A state police chief on Thursday made an historic apology to indigenous people who are over-represented in prisons and vowed to improve race relations.
Western Australia Police Commissioner Chris Dawson said police were key participants in past wrongs against indigenous people in the state over decades.
Those wrongdoings included enforcing government policies of removing mixed-race children from Aboriginal families until the 1970s.
The children are known as the Stolen Generations. Many were institutionalized, abused and neglected.
Mr Dawson made the apology in a NAIDOC Week speech at police headquarters in Perth, and Aboriginal and Torres Strait Islander flags were flown for the first time.
Western Australia Police Commissioner Chris Dawson (pictured) said police were key participants in past wrongs against indigenous people in the state over decades
NAIDOC stands for National Aborigines and Islanders Day Observance Committee, and NAIDOC Week is held every July around Australia.
‘Some of the comments I’ll be making shortly are confronting and may make some people feel uncomfortable,’ Mr Dawson said to begin his speech on Thursday.
‘But I understand that truth-telling is an important part of enabling and facilitating change.
‘And so today, on behalf of the Western Australian Police Force, I would like to say “sorry” to Aboriginal and Torres Strait Islander peoples for our participation in past wrongful actions that have caused immeasurable pain and suffering.’
The apology surprised some indigenous leaders but was widely welcomed.
Western Australia has the second-highest proportion of indigenous Australians after the Northern Territory, but the highest indigenous imprisonment rate.
Indigenous Australians make up only three percent of the national population, but 25 per cent of Australia’s prison population.
Mr Dawson said the history of conflict between the indigenous population and police included removing children from communities, tribes from their land, violence, racism and incarceration.
Mr Dawson made the apology in a NAIDOC Week speech at police headquarters in Perth, and Aboriginal and Torres Strait Islander flags were flown for the first time (pictured are indigenous dancers outside the building)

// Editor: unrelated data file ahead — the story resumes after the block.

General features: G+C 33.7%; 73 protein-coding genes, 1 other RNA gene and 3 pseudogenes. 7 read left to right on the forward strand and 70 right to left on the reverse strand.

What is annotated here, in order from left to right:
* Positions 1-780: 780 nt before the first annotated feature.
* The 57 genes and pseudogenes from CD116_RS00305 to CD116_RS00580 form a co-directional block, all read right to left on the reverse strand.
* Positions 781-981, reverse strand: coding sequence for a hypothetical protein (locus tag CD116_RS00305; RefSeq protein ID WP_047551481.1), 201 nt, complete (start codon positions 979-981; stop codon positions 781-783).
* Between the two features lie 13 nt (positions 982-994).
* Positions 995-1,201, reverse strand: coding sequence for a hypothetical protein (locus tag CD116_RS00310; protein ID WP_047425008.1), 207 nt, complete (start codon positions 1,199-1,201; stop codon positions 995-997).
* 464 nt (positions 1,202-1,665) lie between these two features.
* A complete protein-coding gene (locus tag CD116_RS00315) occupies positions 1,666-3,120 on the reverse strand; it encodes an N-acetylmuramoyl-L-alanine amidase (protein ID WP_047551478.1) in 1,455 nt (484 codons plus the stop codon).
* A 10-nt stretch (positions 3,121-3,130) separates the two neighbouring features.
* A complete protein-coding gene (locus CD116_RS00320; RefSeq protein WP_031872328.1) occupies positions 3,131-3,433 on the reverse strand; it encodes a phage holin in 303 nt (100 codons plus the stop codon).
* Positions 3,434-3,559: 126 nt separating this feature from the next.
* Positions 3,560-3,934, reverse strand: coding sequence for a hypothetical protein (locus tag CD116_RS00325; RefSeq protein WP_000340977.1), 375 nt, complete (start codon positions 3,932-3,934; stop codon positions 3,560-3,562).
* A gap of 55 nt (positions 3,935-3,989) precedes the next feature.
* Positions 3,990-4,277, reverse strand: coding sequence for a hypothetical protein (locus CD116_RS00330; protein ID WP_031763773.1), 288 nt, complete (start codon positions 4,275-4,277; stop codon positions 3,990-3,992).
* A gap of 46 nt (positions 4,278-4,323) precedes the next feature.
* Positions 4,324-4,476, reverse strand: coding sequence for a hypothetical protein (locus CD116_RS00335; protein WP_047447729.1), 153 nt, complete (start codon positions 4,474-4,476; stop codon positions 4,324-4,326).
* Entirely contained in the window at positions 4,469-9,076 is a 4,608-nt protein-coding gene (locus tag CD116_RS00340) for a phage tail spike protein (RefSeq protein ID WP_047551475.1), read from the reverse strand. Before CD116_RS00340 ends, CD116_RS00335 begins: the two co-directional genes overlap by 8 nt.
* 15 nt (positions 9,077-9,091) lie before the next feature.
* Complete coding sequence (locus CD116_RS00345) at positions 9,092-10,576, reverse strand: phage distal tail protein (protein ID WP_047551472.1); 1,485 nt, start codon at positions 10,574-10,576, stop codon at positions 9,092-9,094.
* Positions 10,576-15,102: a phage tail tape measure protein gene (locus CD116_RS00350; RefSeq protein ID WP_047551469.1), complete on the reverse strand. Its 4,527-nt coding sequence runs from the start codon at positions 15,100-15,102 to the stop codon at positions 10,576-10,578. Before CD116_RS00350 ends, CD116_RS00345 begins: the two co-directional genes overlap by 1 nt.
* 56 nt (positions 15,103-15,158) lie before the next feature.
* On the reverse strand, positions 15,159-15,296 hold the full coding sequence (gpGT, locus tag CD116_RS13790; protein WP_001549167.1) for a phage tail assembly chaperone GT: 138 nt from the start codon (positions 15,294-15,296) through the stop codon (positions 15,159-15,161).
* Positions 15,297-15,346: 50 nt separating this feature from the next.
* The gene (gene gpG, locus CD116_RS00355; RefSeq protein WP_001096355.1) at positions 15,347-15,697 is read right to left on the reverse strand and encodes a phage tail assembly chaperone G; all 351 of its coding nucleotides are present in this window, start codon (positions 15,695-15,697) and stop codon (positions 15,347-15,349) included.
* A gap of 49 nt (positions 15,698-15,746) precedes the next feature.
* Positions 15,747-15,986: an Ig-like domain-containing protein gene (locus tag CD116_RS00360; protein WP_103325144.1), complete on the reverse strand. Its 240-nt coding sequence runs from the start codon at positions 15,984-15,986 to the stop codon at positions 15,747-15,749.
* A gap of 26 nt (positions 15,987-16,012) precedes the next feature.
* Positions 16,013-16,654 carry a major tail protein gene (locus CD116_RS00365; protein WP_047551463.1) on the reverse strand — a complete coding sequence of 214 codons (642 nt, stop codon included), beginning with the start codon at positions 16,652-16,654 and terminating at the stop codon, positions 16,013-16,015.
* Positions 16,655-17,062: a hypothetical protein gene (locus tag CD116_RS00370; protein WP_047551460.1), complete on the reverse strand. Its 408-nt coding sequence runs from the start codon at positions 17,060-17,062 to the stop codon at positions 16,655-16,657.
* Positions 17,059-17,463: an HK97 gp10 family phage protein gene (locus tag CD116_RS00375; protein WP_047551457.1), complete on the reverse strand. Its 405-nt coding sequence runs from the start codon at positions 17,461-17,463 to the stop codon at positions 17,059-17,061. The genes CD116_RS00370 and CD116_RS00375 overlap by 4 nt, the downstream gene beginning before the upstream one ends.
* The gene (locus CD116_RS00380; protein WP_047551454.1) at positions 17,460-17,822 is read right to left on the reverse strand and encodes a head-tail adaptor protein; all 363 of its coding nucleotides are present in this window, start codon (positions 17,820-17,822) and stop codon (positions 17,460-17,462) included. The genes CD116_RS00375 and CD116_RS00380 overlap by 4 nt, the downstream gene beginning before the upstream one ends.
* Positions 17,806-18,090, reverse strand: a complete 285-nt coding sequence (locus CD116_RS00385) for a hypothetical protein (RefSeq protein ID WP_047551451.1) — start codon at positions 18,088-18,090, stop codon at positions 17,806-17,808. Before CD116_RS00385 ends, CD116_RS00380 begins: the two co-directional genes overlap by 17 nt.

‘I accept that previous laws, practices and policies deeply affected the lives of Aboriginal people and that police involvement in historical events has led to mistrust in law enforcement and the damaging of our relationship,’ Mr Dawson said.
‘From this day forward and in my time as police commissioner, I will take steps to heal historical wounds between police and Aboriginal and Torres Strait Islander people.
Mr Dawson said race relations were improving. Since police introduced an Aboriginal cadet program in 2016, five cadets had become sworn police officers.
The state now had an indigenous-run police station in the Outback Aboriginal community of Warakuma, where the crime rate was falling, he said.
Mr Dawson said an Aboriginal elder in the town of Wyndham told him last week that ‘Aboriginal children are now running toward police as their friend and protector rather than running away.’
‘I’m optimistic about a more positive future but today, we’re deeply sorry,’ he said.
Carol Roe, the grandmother of an Aboriginal woman who died in police custody in South Hedland in 2014, told ABC Radio Perth the apology was welcome.
‘I think we’re all humans, we all bleed the same, and that’s what they need to remember,’ Ms Roe said, adding she was insulted not to have been invited to the ceremony.
Indigenous dancers perform outside Western Australia Police headquarters in Perth on July 12